Solar-electric cars and rental and repair hubs: The sustainability success stories of the week

Published every week, this series charts how businesses and sustainability professionals are working to achieve their ‘Mission Possible’ across the campaign’s five key pillars – energy, resources, infrastructure, mobility and business leadership.

Across the UK and across the world, leading businesses, cities, states and regions are turning environmental ambitions into action. Here, we round up five positive sustainability stories from this week.

ENERGY: Haringey to retrofit all 15,000 of its council homes for energy efficiency

It is often said that the most sustainable energy is the energy we do not use. The price crisis has focused minds on energy efficiency’s importance, with global investments up 16% year-on-year in 2022 according to the International Energy Agency (IEA). Nonetheless, there is still a lot of work to do – particularly in the UK, where edie is based, given that we have the least energy-efficient building stock in Europe.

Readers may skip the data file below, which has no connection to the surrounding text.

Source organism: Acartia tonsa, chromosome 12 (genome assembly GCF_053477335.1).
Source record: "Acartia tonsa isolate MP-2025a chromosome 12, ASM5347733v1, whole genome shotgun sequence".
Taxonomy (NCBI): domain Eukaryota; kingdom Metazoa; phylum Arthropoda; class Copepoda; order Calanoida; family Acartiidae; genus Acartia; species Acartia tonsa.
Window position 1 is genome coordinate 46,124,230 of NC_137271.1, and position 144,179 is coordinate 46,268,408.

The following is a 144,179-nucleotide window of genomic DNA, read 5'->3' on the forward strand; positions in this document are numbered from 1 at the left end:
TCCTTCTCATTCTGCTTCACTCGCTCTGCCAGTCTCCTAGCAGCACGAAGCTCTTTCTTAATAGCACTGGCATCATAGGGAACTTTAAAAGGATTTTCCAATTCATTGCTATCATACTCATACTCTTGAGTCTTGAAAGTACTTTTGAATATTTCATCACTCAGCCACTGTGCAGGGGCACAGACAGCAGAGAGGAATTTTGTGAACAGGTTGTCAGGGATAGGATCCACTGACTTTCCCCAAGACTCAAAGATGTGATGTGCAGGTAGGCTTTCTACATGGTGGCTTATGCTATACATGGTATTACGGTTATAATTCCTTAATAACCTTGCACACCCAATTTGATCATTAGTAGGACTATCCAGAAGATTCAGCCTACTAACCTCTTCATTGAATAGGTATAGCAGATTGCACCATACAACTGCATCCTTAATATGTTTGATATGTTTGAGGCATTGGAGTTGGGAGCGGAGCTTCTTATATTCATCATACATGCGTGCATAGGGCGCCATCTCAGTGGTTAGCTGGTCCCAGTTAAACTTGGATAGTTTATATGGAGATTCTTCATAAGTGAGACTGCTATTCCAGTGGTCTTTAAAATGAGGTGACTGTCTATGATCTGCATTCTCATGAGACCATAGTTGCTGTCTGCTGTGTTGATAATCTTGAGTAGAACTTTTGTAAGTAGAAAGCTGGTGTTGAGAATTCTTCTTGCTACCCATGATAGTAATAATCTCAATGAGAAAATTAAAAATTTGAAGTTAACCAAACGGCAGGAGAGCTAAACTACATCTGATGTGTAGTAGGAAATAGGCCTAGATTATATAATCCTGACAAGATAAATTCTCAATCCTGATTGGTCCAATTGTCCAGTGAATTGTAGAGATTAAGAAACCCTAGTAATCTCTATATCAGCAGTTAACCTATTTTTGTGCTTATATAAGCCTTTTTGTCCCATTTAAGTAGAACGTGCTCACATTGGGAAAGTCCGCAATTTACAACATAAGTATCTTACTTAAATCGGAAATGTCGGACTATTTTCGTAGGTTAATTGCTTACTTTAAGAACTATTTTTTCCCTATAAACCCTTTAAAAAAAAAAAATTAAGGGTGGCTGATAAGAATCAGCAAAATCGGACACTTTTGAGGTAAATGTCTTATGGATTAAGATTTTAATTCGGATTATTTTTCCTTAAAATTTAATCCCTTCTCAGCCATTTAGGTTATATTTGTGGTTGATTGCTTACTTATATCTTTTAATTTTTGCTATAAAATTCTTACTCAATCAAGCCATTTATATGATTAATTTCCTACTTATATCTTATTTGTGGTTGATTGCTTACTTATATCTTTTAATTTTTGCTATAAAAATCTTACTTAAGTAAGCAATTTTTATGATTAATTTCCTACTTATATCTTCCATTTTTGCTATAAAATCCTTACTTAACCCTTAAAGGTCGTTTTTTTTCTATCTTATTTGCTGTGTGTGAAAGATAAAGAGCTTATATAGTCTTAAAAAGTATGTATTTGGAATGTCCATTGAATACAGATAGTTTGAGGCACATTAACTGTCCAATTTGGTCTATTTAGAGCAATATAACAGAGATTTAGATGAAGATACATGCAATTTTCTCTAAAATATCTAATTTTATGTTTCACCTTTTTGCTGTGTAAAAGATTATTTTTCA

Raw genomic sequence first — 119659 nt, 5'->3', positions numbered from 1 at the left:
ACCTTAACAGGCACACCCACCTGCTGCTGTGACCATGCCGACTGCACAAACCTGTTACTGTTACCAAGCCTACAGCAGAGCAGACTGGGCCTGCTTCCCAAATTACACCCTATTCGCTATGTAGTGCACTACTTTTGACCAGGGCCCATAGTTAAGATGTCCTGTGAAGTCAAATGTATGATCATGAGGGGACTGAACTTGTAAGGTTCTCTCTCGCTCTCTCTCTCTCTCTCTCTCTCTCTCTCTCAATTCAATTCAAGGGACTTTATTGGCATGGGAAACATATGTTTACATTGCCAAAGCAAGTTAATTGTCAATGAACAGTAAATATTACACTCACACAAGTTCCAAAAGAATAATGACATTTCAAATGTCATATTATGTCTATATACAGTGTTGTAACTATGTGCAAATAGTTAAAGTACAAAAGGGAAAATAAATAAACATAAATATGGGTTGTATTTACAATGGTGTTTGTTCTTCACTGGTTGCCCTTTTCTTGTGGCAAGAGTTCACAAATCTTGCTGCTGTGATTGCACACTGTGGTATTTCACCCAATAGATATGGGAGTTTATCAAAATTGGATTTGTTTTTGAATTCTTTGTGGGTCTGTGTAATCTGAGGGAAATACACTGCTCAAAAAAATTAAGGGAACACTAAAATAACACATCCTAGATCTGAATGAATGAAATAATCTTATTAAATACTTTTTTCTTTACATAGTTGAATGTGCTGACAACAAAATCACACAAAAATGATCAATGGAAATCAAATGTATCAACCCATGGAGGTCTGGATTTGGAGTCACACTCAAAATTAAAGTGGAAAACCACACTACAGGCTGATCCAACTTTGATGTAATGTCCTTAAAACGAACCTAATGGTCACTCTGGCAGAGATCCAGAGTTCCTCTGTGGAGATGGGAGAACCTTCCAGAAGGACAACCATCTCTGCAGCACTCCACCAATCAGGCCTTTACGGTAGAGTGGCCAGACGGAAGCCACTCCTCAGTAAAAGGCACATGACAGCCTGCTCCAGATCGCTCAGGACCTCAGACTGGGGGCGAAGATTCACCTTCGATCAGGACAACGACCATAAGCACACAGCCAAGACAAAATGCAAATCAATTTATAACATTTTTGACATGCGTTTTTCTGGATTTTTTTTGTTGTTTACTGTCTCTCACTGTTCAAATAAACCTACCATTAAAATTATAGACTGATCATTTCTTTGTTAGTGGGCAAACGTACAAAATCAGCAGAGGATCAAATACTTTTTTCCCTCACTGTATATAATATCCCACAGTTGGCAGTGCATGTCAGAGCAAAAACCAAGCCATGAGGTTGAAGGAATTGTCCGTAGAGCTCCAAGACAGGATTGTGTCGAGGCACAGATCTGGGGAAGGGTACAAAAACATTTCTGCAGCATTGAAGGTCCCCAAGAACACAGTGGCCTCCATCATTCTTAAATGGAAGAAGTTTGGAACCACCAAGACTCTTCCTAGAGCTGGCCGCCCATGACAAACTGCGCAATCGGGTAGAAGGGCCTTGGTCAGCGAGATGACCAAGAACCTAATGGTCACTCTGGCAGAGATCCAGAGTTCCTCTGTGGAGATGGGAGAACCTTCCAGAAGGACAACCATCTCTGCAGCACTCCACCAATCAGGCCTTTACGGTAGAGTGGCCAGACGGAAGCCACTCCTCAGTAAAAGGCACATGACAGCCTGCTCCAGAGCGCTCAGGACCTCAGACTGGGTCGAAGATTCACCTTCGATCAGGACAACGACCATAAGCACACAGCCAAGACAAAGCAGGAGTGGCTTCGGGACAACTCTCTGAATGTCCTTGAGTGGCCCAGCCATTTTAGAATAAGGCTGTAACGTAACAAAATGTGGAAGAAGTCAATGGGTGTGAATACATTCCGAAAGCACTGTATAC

It is welcome news, then that Haringey Council is proposing a mass retrofit of all 15,000 of its council homes. The proposals will see fabric improvements made to all homes, such as external wall and loft insulation. Residents will also see improve doors and windows fitted and have gas boilers replaced with heat pumps, co-located with rooftop solar.

The London Borough is proposing a five-year programme in the first instance, to begin this year and cover 1,500 homes annually. The least energy-efficient homes will be targeted first. The Council has set aside some £100m to deliver the programme and will bid for additional funding from the UK Government’s Social Housing Decarbonisation Fund.

Haringey Council’s cabinet member for housing services Cllr Dana Carlin said: “By retrofitting all council homes, we are not only transforming the lives of families across the borough, but we are also creating new, high-skilled jobs in our community and supporting the green economy.”

RESOURCES: Portsmouth repair café sets out to also offer rental services

The first ‘repair café’ is credited to Amsterdam-based journalist Martine Postma, who opened the facility from her living room in 2009. There are now dozens of repair cafés operating across Europe, providing members of the public free repair services for all manner of items, from textiles to TVs.